Just another day my client of Comprehensive Database Performance Health Check sent me an email with a very interesting situation they were not able to insert any data into one of their tables. It was indeed a surprise for them and I personally had no idea what is going on with their server as I had no access to their data or schema. Let us learn about how identity and constraint confusion created problems for my clients.
My client was very much confused as while everything was going fine suddenly they were not able to insert any data into their table. The very first thing which I did when I got online with my client is to check the schema of their table. Interestingly enough I found a check constraint that was on their Identity Column which was preventing them to insert the data into their table.
Upon talking with their team we quickly figured out that accidentally one of the developers created a constraint on the Identity Column instead of other columns in the table created all the trouble. After removing the constraint they were able to get back to business very quickly.
Sample Script – Constraint Confusion
I have created today’s sample script from this example. Let us add a little bit of fun to our demonstration.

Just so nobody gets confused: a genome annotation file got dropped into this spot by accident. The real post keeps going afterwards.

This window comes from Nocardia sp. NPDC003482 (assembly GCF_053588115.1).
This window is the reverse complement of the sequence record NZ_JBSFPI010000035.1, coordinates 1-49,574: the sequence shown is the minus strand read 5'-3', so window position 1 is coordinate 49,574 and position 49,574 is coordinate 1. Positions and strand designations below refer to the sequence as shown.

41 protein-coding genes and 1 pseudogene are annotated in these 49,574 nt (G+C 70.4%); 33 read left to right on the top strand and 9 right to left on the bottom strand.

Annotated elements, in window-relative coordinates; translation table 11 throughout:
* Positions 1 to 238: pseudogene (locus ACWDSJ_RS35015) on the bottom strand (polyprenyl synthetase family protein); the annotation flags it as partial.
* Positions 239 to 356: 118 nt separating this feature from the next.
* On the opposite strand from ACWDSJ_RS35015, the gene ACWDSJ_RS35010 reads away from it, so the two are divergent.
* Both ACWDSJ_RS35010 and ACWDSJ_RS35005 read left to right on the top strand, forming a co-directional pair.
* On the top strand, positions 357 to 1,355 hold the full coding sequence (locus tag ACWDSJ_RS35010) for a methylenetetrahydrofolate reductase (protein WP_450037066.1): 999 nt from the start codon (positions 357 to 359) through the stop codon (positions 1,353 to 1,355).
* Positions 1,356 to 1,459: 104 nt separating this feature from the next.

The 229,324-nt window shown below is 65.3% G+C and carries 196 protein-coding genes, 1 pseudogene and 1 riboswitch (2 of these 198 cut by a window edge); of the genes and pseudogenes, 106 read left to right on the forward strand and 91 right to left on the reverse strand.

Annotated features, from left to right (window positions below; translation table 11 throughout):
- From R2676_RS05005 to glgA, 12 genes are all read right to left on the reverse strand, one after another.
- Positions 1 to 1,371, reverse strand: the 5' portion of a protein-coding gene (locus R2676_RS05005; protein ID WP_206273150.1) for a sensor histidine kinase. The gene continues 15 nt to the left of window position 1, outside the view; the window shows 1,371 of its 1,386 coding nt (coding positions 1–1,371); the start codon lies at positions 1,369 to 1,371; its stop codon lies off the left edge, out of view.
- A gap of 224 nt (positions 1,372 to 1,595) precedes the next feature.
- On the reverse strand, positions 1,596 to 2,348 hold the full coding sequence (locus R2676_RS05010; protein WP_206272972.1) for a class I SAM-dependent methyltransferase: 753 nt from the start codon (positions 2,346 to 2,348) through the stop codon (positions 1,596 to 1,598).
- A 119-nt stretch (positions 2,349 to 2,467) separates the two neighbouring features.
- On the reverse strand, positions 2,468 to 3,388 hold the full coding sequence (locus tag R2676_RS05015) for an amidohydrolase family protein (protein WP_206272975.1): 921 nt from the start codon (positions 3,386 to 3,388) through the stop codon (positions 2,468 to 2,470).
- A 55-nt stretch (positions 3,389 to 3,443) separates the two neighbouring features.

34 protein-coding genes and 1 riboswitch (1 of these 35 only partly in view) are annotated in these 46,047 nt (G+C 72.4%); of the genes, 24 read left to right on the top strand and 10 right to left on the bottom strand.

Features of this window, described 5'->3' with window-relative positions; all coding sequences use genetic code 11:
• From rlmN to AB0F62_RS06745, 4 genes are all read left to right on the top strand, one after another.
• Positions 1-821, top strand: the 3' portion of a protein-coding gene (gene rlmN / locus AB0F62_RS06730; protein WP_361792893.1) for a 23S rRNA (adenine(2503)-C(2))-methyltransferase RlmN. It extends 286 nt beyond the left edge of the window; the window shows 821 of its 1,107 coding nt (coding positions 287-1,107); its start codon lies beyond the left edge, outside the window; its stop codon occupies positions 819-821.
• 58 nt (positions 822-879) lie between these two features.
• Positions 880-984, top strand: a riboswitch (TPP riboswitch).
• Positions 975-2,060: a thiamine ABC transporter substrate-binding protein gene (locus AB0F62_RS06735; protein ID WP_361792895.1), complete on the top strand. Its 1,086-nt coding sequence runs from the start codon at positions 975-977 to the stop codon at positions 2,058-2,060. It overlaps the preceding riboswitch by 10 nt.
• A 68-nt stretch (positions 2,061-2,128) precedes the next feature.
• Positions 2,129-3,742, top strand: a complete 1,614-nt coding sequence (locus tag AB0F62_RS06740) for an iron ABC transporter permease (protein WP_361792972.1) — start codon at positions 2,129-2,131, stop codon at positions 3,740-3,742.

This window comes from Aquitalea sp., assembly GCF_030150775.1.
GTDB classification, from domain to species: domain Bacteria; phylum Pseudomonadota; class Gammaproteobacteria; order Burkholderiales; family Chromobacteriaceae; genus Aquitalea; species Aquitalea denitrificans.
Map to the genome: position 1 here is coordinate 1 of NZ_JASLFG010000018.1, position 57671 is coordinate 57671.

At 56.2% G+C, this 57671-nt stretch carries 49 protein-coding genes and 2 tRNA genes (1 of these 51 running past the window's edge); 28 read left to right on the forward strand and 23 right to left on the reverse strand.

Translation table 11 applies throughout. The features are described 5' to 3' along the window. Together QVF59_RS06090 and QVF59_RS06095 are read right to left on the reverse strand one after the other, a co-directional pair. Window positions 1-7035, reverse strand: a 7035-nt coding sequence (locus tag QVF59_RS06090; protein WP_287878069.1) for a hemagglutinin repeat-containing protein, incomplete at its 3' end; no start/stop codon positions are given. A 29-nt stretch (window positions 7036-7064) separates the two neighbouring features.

First, create a table with an identity column and add identity on the ID column. The constraint says if the value of the ID is greater than 5 it will allow the insert into the table.
CREATE TABLE tblIdentity ( ID INT IDENTITY(1,1), Cols VARCHAR(100) ) GO ALTER TABLE tblIdentity ADD CONSTRAINT CHECKID CHECK (ID > 5) GO
Next, try to insert 10 values into the table.
INSERT INTO tblIdentity (Cols) VALUES ('RandomValues') GO 10
You will notice that the first 5 attempts to insert the data into the table will fail as the ID column which is identity will prevent the insert into the table.
Right after that when the ID value reaches 6 it will allow the insert to take place.
You can also select from the table and see the data where the ID column contains values over 5.
SELECT * FROM tblIdentity GO
Well, that’s it. Sometimes small mistakes as such bring the business to halt. When you face any issue with your system, always ask yourself:
What was changed since everything was working fine?
The answer to the question may contain the solution to your problem.
Reference: Pinal Dave (https://blog.sqlauthority.com)